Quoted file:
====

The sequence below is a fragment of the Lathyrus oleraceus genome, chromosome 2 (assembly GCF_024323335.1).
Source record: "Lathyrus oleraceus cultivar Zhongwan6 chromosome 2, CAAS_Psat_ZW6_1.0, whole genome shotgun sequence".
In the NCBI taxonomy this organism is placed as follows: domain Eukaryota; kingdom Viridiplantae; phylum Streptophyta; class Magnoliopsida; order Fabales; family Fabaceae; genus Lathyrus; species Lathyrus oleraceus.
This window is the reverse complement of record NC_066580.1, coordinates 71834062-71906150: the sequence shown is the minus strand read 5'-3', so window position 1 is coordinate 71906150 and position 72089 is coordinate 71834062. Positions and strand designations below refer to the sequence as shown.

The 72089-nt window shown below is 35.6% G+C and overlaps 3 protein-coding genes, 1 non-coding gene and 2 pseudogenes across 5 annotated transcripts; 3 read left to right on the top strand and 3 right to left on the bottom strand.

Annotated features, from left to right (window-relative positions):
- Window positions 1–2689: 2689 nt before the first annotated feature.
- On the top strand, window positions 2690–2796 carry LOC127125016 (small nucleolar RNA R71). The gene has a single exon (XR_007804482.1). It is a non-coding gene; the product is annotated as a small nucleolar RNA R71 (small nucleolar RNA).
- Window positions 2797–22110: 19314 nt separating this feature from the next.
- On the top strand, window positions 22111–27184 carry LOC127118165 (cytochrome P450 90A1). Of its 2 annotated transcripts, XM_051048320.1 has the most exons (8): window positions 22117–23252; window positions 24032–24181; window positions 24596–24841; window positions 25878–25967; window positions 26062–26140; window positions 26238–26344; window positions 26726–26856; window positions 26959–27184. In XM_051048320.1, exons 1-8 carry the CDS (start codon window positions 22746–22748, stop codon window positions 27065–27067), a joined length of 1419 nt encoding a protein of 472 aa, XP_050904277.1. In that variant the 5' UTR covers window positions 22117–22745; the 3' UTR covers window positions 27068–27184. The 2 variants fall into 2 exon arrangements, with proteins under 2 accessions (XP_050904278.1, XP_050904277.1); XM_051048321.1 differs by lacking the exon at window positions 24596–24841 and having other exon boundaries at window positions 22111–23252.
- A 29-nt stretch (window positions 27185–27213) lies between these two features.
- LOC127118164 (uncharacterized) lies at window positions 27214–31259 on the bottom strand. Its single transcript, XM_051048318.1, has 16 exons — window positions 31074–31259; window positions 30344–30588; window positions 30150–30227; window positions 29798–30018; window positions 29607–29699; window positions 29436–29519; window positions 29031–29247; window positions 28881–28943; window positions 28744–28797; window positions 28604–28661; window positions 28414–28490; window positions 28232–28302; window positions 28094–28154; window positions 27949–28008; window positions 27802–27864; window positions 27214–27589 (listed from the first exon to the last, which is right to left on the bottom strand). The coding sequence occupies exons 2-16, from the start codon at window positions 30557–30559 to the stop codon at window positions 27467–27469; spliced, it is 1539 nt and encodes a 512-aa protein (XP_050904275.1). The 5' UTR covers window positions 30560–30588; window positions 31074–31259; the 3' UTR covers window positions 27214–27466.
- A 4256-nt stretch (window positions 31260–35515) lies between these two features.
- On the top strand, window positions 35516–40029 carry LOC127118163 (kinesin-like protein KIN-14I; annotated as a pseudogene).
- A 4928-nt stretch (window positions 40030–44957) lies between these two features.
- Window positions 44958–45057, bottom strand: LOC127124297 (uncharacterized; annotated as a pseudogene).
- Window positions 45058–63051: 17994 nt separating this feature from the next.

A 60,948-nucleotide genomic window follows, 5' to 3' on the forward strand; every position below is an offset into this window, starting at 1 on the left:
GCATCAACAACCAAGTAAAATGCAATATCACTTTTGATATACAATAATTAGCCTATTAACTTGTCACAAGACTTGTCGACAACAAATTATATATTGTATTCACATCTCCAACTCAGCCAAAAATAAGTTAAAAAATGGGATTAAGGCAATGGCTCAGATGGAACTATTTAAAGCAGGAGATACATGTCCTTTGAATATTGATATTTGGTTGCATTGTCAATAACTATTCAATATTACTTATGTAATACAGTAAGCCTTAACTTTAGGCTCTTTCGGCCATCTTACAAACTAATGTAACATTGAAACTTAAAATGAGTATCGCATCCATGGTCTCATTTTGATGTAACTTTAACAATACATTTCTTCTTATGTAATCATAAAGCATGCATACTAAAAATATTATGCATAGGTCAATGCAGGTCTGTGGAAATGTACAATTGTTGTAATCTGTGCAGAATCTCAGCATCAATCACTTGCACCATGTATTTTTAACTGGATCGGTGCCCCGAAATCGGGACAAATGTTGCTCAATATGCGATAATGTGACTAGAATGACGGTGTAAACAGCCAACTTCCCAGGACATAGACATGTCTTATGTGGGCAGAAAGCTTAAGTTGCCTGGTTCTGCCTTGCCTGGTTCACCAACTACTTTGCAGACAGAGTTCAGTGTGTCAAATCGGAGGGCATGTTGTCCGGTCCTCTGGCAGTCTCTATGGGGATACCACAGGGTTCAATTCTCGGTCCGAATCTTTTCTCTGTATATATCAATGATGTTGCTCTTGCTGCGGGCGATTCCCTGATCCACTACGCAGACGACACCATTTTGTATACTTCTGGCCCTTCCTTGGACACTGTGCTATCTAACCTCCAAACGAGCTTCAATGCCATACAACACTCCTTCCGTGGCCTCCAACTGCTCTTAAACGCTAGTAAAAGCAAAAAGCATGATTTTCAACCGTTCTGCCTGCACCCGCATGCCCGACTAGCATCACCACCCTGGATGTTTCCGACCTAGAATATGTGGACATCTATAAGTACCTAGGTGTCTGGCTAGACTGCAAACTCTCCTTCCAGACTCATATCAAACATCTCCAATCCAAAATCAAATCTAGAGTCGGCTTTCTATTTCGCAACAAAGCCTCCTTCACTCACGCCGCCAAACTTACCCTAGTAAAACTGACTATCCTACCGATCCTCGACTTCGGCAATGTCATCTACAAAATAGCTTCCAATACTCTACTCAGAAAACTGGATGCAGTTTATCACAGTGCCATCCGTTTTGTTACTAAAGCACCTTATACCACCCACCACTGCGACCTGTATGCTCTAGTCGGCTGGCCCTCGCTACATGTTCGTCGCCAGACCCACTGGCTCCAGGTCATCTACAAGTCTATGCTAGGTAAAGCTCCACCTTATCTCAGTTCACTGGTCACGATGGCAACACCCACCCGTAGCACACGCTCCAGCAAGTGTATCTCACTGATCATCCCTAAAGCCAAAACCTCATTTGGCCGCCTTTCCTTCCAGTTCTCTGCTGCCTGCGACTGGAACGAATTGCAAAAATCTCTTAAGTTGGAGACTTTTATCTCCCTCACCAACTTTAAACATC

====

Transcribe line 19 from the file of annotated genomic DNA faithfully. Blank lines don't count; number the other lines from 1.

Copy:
GCATCAACAACCAAGTAAAATGCAATATCACTTTTGATATACAATAATTAGCCTATTAACTTGTCACAAGACTTGTCGACAACAAATTATATATTGTATTCACATCTCCAACTCAGCCAAAAATAAGTTAAAAAATGGGATTAAGGCAATGGCTCAGATGGAACTATTTAAAGCAGGAGATACATGTCCTTTGAATATTGATATTTGGTTGCATTGTCAATAACTATTCAATATTACTTATGTAATACAGTAAGCCTTAACTTTAGGCTCTTTCGGCCATCTTACAAACTAATGTAACATTGAAACTTAAAATGAGTATCGCATCCATGGTCTCATTTTGATGTAACTTTAACAATACATTTCTTCTTATGTAATCATAAAGCATGCATACTAAAAATATTATGCATAGGTCAATGCAGGTCTGTGGAAATGTACAATTGTTGTAATCTGTGCAGAATCTCAGCATCAATCACTTGCACCATGTATTTTTAACTGGATCGGTGCCCCGAAATCGGGACAAATGTTGCTCAATATGCGATAATGTGACTAGAATGACGGTGTAAACAGCCAACTTCCCAGGACATAGACATGTCTTATGTGGGCAGAAAGCTTAAGTTGCCTGGTTCTGCCTTGCCTGGTTCACCAACTACTTTGCAGACAGAGTTCAGTGTGTCAAATCGGAGGGCATGTTGTCCGGTCCTCTGGCAGTCTCTATGGGGATACCACAGGGTTCAATTCTCGGTCCGAATCTTTTCTCTGTATATATCAATGATGTTGCTCTTGCTGCGGGCGATTCCCTGATCCACTACGCAGACGACACCATTTTGTATACTTCTGGCCCTTCCTTGGACACTGTGCTATCTAACCTCCAAACGAGCTTCAATGCCATACAACACTCCTTCCGTGGCCTCCAACTGCTCTTAAACGCTAGTAAAAGCAAAAAGCATGATTTTCAACCGTTCTGCCTGCACCCGCATGCCCGACTAGCATCACCACCCTGGATGTTTCCGACCTAGAATATGTGGACATCTATAAGTACCTAGGTGTCTGGCTAGACTGCAAACTCTCCTTCCAGACTCATATCAAACATCTCCAATCCAAAATCAAATCTAGAGTCGGCTTTCTATTTCGCAACAAAGCCTCCTTCACTCACGCCGCCAAACTTACCCTAGTAAAACTGACTATCCTACCGATCCTCGACTTCGGCAATGTCATCTACAAAATAGCTTCCAATACTCTACTCAGAAAACTGGATGCAGTTTATCACAGTGCCATCCGTTTTGTTACTAAAGCACCTTATACCACCCACCACTGCGACCTGTATGCTCTAGTCGGCTGGCCCTCGCTACATGTTCGTCGCCAGACCCACTGGCTCCAGGTCATCTACAAGTCTATGCTAGGTAAAGCTCCACCTTATCTCAGTTCACTGGTCACGATGGCAACACCCACCCGTAGCACACGCTCCAGCAAGTGTATCTCACTGATCATCCCTAAAGCCAAAACCTCATTTGGCCGCCTTTCCTTCCAGTTCTCTGCTGCCTGCGACTGGAACGAATTGCAAAAATCTCTTAAGTTGGAGACTTTTATCTCCCTCACCAACTTTAAACATC